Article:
To put that in perspective, Tyreek Hill is widely considered to be the quickest player in the NFL at the moment, but his personal best of 10.08 seconds puts him more than a tenth of a second ahead of him.

Green, however, joined the NFL in 1983, a time when player earnings were lower and they might supplement their income by competing in off-season novelty competitions like Superstars or World’s Strongest Man.

He was a player in an era before year-round football-specific training was the standard and it was assumed that those in speed positions would maintain their fitness with regular track workouts. The highlight reels of Walker, Bo Jackson, and Deion Sanders all testament to their blazing speed. However, we can estimate how fast their tyres are by examining their track records.

Marquise Goodwin, a receiver for the Chicago Bears, is a hidden gem for football fans looking for a hero on and off the field. Long jump champion at the 2015 Pan American Games in Toronto, he set a world record of 8.45 metres in 2016 before deciding on an Olympic tryout. This year, he’s putting in extra work to make it to the Summer Games before the start of the season.

Misguided Attempt to Save Time

Now, the 40-yard dash is seen as more important than track performances when evaluating a player’s speed on the football field, and multi-sport heroes like Jackson, Sanders, and even Goodwin are increasingly rare.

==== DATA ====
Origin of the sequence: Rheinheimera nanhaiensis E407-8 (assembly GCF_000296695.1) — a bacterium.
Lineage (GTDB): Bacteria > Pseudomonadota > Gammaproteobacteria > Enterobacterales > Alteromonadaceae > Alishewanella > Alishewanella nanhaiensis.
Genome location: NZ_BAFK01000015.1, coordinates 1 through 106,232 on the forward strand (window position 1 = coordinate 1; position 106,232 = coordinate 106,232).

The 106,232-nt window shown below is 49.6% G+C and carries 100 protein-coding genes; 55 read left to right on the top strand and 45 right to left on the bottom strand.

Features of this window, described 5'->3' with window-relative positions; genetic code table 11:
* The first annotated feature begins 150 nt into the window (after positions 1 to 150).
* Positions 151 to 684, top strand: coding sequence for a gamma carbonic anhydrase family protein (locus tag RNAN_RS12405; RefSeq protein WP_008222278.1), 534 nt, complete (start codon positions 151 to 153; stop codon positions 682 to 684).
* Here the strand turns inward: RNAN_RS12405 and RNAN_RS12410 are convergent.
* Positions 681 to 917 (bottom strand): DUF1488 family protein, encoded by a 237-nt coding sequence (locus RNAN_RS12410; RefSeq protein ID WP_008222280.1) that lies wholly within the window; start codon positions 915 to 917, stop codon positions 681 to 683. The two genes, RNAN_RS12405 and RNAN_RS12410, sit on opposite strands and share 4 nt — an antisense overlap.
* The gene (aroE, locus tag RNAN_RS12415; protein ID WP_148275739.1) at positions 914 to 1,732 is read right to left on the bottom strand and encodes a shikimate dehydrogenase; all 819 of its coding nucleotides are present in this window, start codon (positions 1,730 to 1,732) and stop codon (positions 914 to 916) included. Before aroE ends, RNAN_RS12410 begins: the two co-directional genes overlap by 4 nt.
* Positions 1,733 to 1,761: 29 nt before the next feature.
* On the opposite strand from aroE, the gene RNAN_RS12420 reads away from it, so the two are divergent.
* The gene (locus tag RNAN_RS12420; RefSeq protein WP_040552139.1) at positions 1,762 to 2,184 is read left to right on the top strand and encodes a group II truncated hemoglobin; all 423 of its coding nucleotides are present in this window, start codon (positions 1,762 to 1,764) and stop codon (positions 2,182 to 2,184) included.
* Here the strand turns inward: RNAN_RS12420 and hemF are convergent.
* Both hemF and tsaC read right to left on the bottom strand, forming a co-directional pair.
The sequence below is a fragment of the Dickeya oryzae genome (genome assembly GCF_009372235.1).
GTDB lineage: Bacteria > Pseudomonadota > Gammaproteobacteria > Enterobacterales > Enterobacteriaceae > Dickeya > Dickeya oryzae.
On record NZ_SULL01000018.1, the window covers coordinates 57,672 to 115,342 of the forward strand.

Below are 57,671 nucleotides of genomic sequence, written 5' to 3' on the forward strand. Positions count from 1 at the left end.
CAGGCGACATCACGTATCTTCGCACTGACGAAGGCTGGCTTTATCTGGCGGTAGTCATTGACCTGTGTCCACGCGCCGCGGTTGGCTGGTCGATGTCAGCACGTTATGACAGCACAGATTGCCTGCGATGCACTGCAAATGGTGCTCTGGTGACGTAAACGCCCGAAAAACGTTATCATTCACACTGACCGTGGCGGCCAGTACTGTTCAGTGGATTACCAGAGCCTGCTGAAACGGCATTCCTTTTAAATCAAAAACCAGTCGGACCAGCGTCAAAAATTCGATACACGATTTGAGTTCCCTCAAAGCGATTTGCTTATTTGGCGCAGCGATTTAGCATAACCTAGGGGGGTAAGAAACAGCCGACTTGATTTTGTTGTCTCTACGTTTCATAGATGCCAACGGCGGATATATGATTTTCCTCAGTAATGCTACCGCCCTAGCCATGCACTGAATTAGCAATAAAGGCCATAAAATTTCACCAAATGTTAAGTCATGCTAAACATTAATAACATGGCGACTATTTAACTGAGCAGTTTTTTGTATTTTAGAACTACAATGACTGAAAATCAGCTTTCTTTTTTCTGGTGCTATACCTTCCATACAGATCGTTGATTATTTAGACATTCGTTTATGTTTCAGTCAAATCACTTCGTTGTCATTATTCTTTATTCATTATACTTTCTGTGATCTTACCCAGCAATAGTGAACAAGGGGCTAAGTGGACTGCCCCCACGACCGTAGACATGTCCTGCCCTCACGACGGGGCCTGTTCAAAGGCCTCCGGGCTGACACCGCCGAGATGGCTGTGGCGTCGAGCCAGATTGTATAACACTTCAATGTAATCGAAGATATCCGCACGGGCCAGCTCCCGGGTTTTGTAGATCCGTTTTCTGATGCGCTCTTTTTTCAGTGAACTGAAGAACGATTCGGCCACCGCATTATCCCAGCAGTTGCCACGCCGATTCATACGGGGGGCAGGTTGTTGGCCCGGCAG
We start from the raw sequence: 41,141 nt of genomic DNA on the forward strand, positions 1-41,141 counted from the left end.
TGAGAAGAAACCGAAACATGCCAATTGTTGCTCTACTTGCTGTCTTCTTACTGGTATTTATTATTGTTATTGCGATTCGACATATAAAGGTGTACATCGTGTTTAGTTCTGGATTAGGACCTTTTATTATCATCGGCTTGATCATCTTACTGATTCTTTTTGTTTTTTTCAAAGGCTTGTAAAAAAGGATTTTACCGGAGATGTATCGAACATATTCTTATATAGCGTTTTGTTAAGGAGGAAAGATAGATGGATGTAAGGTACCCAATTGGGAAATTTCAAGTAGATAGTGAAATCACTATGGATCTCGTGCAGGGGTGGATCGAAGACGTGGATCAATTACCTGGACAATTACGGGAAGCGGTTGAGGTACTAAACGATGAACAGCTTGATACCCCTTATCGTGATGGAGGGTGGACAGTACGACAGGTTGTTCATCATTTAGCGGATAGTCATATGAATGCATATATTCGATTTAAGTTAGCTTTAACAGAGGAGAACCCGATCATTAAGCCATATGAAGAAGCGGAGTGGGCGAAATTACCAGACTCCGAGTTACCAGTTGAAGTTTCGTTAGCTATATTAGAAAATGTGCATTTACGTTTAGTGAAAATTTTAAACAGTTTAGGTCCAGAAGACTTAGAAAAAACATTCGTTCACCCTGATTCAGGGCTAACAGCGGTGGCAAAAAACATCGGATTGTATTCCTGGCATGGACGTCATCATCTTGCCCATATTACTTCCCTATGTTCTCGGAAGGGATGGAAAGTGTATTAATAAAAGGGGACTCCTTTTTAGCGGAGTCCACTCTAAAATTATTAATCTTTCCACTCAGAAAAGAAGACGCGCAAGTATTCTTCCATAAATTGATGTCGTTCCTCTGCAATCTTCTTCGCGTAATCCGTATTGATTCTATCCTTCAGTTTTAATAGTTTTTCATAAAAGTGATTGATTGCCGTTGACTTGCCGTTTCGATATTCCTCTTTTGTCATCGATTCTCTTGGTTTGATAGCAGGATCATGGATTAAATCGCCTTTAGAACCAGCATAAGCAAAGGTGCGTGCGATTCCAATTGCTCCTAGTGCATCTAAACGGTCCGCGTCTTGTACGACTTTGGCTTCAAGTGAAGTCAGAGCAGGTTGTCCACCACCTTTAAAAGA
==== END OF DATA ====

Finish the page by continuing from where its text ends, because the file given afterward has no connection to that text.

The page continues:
The emphasis on the 40 has contributed to a misleading valuation of speed, as hand-times and isolated sprints indicate little about how a player would actually use his speed during a game. However, football scouts like to stick with tried-and-true criteria, such as the hand-timed 40.

The data gathered from GPS sensors worn by players can shed light on how fast players are actually moving during games, but the results can also be misconstrued.

In one instance, Metcalf reached a top speed of 22.64 miles per hour. With an objective eye, it’s a staggering sum. The vast majority of column readers probably couldn’t ride a bike at that speed. However, sprinters don’t compete over long distances, so that figure can’t accurately reflect competition on the track.

Putting that in track terms, Metcalf ran 10.12 metres per second, which is quicker than 99.9 percent of the human population but still not as fast as 9.88. Take U.S. sprinter Maurice Greene, for example, who ran the 100-meter dash in 9.86 seconds in 1997 and posted splits of 11.67, 11.8 and 11.68 metres per second in the middle of the race.

Though it stands to reason that Metcalf would improve his speed by running on a track without pads, even if we grant him an extra half metre per second and assume (generously, incorrectly) that he can maintain top speed for three seconds, he would reach 31.8 metres. Over the same time period, a 9.86 second sprinter would cover more over 35 metres.

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In a race of 100 metres, that is an insurmountable deficit. This is not a minor calculation error. Fastballs from Steven Matz and Aroldis Chapman.

To pit a greyhound against a cheetah. A top-fuel dragster faces up against a Dodge Charger. All three are swift, but in very different ways.

If Metcalf ends up eating dust on Sunday, I’d like to think that casual track spectators would be understanding of that fact.

Assuming Metcalf is in good shape, he might set some impressive times in the race. Baker and company can improve their pace by focusing on their wellbeing. Faster than the majority of NFL players. In a sprint, they can easily outrun the competition. Expectations that are too high won’t be able to close the gap.